Ecology. 47: 1-11. 
Toole, D.A., D. J. Kieber, R. P. Kiene, D. A. Siegel, and N.B. Nelson. 2003. Photolysis and the dimethylsulfide
                    (DMS) summer paradox in the Sargasso Sea . Limnol. Oceanogr. 48: 1088-1100. 
Moran, M. A., J. M. González, and R. P. Kiene. 2003. Linking a bacterial taxon to organic sulfur cycling in the 
                   sea: studies of the marine Roseobacter group. Geomicrobiology Journal. 20:375-388.                    
Sunda, W., D. J. Kieber, R. P. Kiene and S. Huntsman. 2002. An antioxidant function for DMSP in marine 
                   algae. Nature 418: 317-320.                    
Hines , M.E. , K. N. Duddleston, and R.P. Kiene. 2001. Carbon flow to acetate and C 1 compounds in high 
                   latitude wetlands. Geophysical Res. Lett. 28: 4251-4254.                    
Zubkov, M, B. M. Fuchs, S.D. Archer, R. P. Kiene, R. Amann and P. Burkhill. 2001. Linking the composition of 
                   bacterioplankton to rapid turnover of dissolved dimethylsulphoniopropionate in an algal bloom in the North 
                   Sea . Environ. Microbiol. 3: 304-311. 
Kiene, R.P. and L. Linn. 2000. The fate of dissolved dimethylsulfoniopropionate (DMSP) in seawater: Tracer 
                   studies using 35S-DMSP. Geochim. Cosmochim. Acta. 64: 797-2810. 
Kiene, R.P. and L. J. Linn. 2000. Turnover of dissolved DMSP and its relationship with bacterial production in
                    the Gulf of Mexico . Limnol. Oceanogr. 45(4): 849-861.
Kiene, R. P., L. J. Linn, and J. A. Bruton. 2000. New and important roles for DMSP in marine microbial 
                   communities. J. Sea Res. 43: 209-224. 
                   

Books Edited -

Kiene, R. P., P. T. Visscher, G. O. Kirst and M. D. Keller (eds.). 1996. Biological and Environmental Chemistry of DMSP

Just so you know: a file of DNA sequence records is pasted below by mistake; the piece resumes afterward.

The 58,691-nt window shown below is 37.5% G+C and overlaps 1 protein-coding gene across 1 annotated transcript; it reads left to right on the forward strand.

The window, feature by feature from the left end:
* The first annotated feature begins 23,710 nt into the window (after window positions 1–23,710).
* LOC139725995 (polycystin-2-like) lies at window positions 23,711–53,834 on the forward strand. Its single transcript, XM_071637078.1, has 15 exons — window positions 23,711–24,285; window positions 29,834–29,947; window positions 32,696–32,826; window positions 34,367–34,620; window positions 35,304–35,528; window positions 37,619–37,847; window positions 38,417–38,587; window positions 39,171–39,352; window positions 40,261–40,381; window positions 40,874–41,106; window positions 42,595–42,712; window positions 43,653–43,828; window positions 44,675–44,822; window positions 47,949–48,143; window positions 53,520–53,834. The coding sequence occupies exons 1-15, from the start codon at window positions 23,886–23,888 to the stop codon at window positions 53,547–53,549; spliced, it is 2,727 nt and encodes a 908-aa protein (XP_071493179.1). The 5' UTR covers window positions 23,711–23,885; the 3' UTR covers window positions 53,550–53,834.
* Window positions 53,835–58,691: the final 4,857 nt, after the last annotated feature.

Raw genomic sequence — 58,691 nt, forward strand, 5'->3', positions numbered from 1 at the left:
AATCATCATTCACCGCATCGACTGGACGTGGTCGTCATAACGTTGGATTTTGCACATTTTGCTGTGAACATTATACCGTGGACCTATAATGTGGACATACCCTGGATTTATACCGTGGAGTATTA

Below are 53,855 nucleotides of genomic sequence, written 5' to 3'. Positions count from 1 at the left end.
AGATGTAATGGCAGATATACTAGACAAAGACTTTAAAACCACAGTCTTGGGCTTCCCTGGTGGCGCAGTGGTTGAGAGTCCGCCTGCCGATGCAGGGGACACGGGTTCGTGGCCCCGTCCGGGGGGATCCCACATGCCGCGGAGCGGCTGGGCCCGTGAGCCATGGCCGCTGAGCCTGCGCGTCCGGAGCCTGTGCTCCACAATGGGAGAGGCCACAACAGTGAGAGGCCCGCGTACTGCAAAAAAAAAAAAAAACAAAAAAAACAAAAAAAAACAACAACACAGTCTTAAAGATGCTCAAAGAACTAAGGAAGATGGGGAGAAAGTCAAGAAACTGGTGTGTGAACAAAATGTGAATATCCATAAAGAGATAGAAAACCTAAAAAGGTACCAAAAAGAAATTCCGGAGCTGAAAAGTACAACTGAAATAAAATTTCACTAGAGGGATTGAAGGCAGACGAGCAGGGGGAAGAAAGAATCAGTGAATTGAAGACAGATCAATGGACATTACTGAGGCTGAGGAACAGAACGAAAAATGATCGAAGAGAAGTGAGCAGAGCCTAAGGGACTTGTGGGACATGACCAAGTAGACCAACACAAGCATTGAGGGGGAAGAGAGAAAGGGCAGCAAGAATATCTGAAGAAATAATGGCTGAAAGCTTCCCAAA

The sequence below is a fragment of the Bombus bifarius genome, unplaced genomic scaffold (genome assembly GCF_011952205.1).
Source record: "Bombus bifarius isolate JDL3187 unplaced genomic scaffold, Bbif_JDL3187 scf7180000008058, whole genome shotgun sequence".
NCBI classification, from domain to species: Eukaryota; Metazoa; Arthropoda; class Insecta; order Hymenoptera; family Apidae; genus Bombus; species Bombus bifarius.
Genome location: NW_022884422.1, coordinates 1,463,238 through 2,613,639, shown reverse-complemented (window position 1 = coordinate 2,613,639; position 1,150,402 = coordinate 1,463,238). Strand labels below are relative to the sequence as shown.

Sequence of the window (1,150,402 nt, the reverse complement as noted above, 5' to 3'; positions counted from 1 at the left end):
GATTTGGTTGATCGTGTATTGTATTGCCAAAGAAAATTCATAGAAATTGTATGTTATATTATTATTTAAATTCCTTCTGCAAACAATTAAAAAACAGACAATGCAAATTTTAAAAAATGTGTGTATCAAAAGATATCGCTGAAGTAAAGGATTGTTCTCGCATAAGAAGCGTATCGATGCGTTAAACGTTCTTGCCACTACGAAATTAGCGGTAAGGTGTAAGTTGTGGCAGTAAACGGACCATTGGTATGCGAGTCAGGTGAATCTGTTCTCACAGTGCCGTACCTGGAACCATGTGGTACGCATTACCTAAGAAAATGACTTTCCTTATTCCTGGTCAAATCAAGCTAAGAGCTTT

and related sulfonium compounds. Plenum Publishing Corp., New York 430p.
                     

Current Research Grants –

National Science Foundation – Polar Programs-Antarctic Biology and Medicine. Impact of solar radiation and nutrients
                    on biogeochemical cycling of DMSP and DMS in the Ross Sea , Antarctica . (with David Kieber, SUNY ESF).
National Science Foundation – Biocomplexity in the Environment. Complex molecular to global interactions and 
                   feedbacks in the marine DMS cycle. (with Patricia Matrai, Bigelow Laboratory, and several other PI’s).
National Science Foundation – Biological Oceanography. Production and dynamics of DMSP and related compounds
                     in response to oxidative stress in marine phytoplankton. (with David Kieber, SUNY ESF ). 
National Science Foundation – Microbial genetics. Bacterial Regulation of Organic Sulfur Cycling in the Ocean: A
                    Genomic Approach.. sub-contract from Univ. Georgia , under grant to Mary Ann Moran.
Environmental Protection Agency – Alabama Center for Estuarine Studies. Oxidative stress protection by
                    dimethylsulfoniopropionate(DMSP) in Spartina alterniflora.
                  

Current Graduate Students –
J. Daniel Husband
Daniela del Valle
Hyakubun Harada (Ph.D.)

Post Doctoral Associates -
Doris Slezak

Technicians -
Jennifer Meeks

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Last date changed: July 10, 2008